Saturday, September 19, 2009

Real Life Authors

I am really excited (a dorky teacher level of excitement) about the next week with my freshmen and their study of short stories. Our course, Introduction to Genres, focuses on two essential questions:
  • What do we learn from the "masters" about how to write well?
  • How can you use these tools to make your own writing "masterful"?
With each genre, we read "masterful" examples then the students write their own, using the techniques they have seen in action. Our first genre study is the short story. I wanted to put the connections I have developed through Twitter and the English Companion ning to work to push my students' writing even further this year. Enter: two real live authors.

I learned about Australian author Margo Lanagan's thought-provoking story "Singing My Sister Down" when I put out a request on Twitter about stories people taught that their students loved. Come to find out, Margo Lanagan has her own blog ... and my students are blogging ... so two plus two equals four! My students are reading her story this weekend, and we will discuss it tomorrow. Then we will look at her blog together with their homework being to write to her -- to comment on her blog like they hope people comment on theirs. I hope some of them are proud of enough of their own blog posts about her story to share the link with her and invite her to comment. Writers sharing their blogs ... perfect.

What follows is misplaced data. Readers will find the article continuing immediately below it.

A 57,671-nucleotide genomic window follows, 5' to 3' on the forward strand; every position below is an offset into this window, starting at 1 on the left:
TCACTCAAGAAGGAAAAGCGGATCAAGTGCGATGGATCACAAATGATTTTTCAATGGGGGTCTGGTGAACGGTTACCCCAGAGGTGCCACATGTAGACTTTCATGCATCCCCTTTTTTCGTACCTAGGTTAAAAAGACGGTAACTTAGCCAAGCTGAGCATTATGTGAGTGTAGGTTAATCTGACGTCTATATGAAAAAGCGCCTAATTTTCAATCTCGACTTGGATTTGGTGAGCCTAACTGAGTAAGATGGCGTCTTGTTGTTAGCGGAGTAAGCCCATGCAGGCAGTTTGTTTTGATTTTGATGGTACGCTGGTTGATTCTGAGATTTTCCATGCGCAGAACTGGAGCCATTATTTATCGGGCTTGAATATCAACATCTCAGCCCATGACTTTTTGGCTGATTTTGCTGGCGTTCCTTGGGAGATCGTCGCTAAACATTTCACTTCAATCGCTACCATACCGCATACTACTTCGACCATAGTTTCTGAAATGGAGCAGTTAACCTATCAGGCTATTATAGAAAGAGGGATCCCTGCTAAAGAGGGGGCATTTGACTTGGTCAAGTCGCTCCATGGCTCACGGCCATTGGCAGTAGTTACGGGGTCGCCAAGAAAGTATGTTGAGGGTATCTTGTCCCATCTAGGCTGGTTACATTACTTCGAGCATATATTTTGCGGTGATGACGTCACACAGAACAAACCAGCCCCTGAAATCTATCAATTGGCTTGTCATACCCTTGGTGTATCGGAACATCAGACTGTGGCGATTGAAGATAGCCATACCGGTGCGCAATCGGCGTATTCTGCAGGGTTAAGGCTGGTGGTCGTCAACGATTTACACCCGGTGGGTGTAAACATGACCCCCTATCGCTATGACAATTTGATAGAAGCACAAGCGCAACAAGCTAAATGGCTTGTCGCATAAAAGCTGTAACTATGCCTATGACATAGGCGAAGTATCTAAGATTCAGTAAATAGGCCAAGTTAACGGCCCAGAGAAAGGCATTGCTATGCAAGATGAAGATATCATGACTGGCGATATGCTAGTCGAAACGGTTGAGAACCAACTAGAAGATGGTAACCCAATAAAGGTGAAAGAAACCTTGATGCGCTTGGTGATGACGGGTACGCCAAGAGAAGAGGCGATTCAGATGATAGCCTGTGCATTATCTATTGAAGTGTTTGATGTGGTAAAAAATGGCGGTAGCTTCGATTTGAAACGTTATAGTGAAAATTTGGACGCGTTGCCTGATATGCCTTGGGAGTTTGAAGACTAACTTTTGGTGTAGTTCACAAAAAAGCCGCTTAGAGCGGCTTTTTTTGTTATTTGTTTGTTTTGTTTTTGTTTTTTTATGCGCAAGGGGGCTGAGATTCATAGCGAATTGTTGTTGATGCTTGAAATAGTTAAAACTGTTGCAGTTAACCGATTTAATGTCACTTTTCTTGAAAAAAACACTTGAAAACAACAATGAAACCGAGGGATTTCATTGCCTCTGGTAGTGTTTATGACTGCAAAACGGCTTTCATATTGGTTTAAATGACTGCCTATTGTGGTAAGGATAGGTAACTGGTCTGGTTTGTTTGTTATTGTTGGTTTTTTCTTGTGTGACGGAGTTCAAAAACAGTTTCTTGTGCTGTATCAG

Then later in the week, my students will participate in a Skype call with author Clyde Edgerton. This is a contact I made through an EC ning friend Yvonne Mason. Yvonne shared with me that she knew Clyde Edgerton and offered to contact him on my behalf. Clyde graciously accepted my invite to talk to my students about how he crafts short stories. My students will have read one story by him and talked about what they see in his writing style. They will also have completed a first draft of their own stories and be ready for revision tips from him. Writers talking together about how they write ... perfect.

Yes, I am excited to a silly degree ... I hope my students are at least half as excited :)

1 comment:

  1. I'm happy to see the internet is helping you in your field.